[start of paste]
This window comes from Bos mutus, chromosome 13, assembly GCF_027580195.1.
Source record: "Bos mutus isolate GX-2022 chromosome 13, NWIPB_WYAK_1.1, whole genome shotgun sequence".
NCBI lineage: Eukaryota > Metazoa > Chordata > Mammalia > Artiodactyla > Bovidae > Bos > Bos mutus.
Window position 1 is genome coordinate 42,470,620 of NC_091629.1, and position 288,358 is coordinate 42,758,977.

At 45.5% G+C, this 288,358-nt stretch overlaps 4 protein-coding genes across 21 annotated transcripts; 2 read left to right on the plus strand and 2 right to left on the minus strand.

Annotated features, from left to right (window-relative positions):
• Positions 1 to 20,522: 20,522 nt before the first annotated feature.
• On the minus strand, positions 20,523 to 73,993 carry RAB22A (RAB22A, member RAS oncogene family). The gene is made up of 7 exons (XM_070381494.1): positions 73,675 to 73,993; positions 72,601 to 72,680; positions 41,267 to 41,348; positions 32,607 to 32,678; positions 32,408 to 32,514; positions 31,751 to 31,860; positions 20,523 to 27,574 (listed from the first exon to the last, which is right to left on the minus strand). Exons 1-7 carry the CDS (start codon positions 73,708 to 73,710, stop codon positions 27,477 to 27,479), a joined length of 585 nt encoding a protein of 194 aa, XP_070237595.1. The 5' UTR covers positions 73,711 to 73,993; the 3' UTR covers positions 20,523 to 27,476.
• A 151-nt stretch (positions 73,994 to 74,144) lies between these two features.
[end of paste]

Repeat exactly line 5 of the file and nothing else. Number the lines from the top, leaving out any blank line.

At 45.5% G+C, this 288,358-nt stretch overlaps 4 protein-coding genes across 21 annotated transcripts; 2 read left to right on the plus strand and 2 right to left on the minus strand.